Doctor Q&A

Friday Dr Q&A with Dr Liew – Managing Allergy & Eczema at Childcare

Dr Liew is a pediatrician who practices at the SBCC Baby & Child Clinic, Gleneagles Hospital Singapore and is also a visiting consultant to KK Hospital. He subspecialises in allergy, immunology and rheumatology. He was also awarded several research grants to pursue clinical research in paediatric anaphylaxis, drug allergy, primary immunodeficiencies and Kawasaki disease.

Managing Allergy for Eczema Kids Dr Liew Woei Kang

This was an original four posts of Friday Q&A, combined into one more informative post. MarcieMom contacted Dr Liew on setting up an eczema fund in Singapore and subsequently collaborated on this Q&A.

Childcare for Allergy Kids

MarcieMom: Suppose a child who has an allergy has to have alternative care-giver, say at child care centre.

What would you recommend a parent to share with the childcare?

Dr Liew: Your allergist should be able to advice what the caregivers be taught. Written action plans for eczema are useful for daily skin care instructions, whilst food allergy/anaphylaxis action plans provide information on treatment in emergencies. There is continued public education regarding allergic conditions via hospitals and societies like AAA.

Food Allergy in Childcare

How should a parent besides obviously telling the teachers/ care-givers of the allergy, help to make it easier for the school to prevent contact with the food?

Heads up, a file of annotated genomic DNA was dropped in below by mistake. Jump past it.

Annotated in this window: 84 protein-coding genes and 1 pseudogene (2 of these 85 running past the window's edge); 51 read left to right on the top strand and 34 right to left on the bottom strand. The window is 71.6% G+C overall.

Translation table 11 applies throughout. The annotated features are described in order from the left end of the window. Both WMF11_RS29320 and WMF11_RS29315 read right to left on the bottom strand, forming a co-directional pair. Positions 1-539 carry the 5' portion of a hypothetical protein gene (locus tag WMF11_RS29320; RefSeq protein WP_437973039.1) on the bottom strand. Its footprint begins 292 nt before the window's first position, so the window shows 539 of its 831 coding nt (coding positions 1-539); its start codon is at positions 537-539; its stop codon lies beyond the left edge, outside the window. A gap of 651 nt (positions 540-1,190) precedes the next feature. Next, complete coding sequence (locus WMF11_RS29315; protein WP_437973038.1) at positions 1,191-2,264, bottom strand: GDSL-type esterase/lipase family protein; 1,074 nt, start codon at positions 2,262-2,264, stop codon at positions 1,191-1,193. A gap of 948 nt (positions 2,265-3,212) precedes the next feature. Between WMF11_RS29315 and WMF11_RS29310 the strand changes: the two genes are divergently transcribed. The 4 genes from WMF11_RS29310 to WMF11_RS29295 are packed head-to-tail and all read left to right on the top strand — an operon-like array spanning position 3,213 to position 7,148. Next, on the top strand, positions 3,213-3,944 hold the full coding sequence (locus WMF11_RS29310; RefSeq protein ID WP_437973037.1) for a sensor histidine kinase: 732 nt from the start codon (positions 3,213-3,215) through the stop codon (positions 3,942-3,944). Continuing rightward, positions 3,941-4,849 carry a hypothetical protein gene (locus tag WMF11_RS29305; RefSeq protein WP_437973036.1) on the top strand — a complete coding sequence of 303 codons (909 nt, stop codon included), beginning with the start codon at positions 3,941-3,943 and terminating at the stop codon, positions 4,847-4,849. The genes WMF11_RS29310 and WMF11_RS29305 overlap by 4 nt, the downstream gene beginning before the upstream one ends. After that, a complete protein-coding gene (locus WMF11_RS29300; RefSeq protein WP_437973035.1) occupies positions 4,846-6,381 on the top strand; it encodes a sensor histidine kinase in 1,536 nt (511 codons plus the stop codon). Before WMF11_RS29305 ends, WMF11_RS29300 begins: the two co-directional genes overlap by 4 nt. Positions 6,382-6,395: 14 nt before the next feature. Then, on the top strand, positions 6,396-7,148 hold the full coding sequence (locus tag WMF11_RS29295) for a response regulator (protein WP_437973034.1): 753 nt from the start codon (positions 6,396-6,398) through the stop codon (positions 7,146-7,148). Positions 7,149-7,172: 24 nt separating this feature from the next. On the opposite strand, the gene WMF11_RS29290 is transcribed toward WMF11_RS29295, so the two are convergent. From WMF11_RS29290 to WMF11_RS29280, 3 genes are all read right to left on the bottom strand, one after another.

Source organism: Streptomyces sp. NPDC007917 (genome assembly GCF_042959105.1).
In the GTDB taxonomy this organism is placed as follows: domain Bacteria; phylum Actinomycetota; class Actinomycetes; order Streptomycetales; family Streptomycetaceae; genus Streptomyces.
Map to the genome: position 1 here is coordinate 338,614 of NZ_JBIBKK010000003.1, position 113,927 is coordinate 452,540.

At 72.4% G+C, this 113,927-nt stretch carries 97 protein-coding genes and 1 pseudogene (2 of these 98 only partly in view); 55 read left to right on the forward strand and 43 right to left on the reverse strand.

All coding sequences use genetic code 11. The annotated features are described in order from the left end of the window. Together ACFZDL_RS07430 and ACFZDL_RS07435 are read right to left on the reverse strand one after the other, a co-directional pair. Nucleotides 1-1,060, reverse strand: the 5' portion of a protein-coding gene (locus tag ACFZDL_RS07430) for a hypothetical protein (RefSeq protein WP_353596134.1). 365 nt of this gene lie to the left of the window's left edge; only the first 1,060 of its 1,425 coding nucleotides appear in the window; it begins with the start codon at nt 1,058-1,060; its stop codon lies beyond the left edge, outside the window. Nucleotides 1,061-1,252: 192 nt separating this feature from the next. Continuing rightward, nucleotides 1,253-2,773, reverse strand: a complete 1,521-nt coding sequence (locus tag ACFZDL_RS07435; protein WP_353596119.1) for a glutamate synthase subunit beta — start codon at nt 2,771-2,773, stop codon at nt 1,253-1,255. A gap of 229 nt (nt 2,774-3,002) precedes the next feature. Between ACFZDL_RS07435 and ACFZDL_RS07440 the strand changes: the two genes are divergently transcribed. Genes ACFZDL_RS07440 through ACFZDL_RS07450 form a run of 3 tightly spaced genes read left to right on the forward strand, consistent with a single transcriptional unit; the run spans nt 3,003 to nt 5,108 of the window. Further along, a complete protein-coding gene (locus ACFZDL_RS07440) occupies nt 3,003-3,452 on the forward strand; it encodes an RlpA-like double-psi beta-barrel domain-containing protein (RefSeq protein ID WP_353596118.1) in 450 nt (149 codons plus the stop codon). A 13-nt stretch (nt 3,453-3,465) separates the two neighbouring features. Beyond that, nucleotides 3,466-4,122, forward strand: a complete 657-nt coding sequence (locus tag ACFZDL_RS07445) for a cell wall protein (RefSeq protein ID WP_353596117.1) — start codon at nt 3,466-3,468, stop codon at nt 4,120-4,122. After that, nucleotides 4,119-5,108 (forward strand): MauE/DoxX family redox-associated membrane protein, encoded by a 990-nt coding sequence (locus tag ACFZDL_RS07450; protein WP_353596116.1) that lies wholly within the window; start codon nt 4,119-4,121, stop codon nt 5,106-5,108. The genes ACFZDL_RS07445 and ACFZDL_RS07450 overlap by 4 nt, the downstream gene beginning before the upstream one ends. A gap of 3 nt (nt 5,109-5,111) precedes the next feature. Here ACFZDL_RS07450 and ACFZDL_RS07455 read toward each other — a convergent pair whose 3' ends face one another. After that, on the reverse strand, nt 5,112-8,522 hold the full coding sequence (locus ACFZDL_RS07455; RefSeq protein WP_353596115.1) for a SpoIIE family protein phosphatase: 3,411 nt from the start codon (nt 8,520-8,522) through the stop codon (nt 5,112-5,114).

For instance, is there a need to warrant 0% contact, for instance, the whole school shouldn’t even bring the food in?

Dr Liew: After a diagnosis of food allergy, it would be important to relay the importance of food avoidance and emergency care plans with the care-givers. Written food allergy/anaphylaxis plans are useful. The degree of strict avoidance varies accordingly to the food allergen and severity of allergic reaction. It would be better to discuss specific advice with your allergist.

Non-Food Allergens

What are the common non-food allergens?

And if it’s dust mite, how can a parent tell the school to keep the dust mite level low since house dust mite is something that can’t be totally eliminated? And if it’s dog droppings allergy, should a parent not even sign up a child care centre where teachers or even classmates have dogs at home? For common skin allergen like soaps and detergents, should a parent go as far as to monitor what detergent the child care centre or caregiver is using? (And the bigger question is – how can a child care centre with 70+ kids cope with so ‘many requests’ of a parent?)